Technical Experts Disclose Safety Impact of Platoon Following Distance

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A group of vehicle innovation specialists at the US DOT’s Volpe National Transportation Systems Center considering truck taking after conduct, for the benefit of the US Federal Highway Administration (FHWA), as of late gave standard insights to experts to determine the optimum following distances in automated truck platoons.

The group utilized naturalistic driving datasets – taken from prior field operational tests of crash avoidance systems –that contain target information demonstrating how truck drivers drive on expressways in this present reality. The outcomes evaluated how trucks take after different vehicles in different natural conditions and at various travel rates, and how nearly a truck takes after a lead vehicle when different vehicles cut in.

Volpe said no other study to date examines the real-world following behaviour of heavy trucks on freeways in support of automated truck platooning design, and takes into consideration weather conditions or cut-in behaviour from other vehicles, or evaluates the rear-end crash risk of different following distances.

“Our team has extensive expertise in both working with real-world driving data, and with data mining,” said Emily Nodine, team leader in the Advanced Vehicle Technology Division at Volpe. “We designed and executed a data mining algorithm that generated baseline statistics to help researchers determine a safe following distance for truck platooning.”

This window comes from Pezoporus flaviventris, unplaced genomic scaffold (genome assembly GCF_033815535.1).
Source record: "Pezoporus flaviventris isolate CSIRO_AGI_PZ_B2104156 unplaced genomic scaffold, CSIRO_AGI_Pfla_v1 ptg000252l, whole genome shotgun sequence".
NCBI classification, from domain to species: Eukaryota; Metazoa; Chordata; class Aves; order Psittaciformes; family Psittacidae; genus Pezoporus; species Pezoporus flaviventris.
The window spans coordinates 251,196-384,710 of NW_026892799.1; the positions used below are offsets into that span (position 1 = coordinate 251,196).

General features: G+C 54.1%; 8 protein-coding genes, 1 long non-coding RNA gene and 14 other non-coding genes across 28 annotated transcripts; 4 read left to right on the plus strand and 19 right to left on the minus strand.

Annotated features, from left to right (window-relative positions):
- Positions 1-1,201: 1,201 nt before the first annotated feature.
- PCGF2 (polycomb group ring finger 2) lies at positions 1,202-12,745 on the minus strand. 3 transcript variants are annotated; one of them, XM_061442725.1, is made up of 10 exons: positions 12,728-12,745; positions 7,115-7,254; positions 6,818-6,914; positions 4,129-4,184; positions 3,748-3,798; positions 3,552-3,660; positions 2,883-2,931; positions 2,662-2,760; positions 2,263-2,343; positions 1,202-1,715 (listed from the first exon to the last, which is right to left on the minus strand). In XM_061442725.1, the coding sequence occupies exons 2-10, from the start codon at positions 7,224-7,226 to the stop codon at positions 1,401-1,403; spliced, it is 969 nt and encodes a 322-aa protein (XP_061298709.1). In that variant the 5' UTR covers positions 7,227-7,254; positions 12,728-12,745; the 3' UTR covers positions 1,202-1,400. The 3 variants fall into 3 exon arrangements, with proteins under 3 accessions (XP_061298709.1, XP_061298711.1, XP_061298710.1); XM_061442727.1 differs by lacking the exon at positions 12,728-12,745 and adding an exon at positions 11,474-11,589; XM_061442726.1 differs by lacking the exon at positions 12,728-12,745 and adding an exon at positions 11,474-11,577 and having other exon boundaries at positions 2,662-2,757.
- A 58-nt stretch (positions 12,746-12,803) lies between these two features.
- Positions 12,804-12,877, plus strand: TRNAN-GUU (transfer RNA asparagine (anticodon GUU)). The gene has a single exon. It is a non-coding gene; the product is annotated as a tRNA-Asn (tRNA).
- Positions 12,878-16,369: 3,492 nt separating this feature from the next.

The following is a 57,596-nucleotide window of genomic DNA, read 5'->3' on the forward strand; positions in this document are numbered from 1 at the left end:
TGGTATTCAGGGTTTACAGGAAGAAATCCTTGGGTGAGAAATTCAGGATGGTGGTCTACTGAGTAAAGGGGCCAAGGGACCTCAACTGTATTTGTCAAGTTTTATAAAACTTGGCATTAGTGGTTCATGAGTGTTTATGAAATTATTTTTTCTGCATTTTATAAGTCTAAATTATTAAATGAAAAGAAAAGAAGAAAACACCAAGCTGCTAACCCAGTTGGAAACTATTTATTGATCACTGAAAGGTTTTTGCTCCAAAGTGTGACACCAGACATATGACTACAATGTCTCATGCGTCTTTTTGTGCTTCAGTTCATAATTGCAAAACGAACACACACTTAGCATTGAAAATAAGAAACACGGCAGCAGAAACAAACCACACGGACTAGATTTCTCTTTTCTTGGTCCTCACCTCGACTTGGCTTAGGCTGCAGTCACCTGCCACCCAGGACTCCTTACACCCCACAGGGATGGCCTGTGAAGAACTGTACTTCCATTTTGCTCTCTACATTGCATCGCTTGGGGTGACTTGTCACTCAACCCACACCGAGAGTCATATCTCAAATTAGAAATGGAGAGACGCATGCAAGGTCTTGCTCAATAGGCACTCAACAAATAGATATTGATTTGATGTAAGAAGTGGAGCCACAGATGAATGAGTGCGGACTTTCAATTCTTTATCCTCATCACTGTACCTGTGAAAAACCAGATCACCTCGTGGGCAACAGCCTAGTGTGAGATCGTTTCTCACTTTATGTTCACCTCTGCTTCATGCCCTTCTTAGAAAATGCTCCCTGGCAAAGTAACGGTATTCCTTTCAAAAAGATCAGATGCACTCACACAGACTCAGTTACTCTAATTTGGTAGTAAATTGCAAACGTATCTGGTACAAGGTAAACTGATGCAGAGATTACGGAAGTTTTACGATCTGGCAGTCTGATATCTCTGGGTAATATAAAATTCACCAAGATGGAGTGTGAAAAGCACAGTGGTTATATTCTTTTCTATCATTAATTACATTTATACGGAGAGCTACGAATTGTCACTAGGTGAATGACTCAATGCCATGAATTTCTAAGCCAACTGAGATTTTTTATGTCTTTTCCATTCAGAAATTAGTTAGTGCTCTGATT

The team assessed the crash risk of trucks following at different distances by estimating the probability of a rear-end crash using Volpe’s Safety Impact Methodology (SIM) tool. The SIM tool is a computer-based simulation tool that estimates how crash frequency in various driving conflicts would be affected by different conditions. It simulates initial driving conflict conditions and driver/vehicle response based on studies of how drivers respond to different types of driving conflicts.

Key results showed that trucks followed at an average distance of about 2 seconds on freeways in the real world. Trucks generally followed at shorter distances when they were following a passenger car compared to a heavy truck, on state freeways compared to interstates, in clear weather compared to rain or snow, and during the day compared to at night.

Cut-ins generally did not occur when trucks were following a lead vehicle at less than a 1-second following distance, or 25 meters. Rear-end crash risk increased considerably at following distances of less than 1 second for manual response times, and very little crash risk was observed even at 0.5-second following distances for automated vehicle response times.

FHWA and researchers will use the results of this study in developing automated truck platooning applications.

Based on Volpe’s findings, following distances of around 1 second might satisfy the following-behaviour criteria of an automated truck platoon; feel natural and comfortable for the truck driver; prevent other vehicles from cutting in between platooning trucks; and minimize crash risk.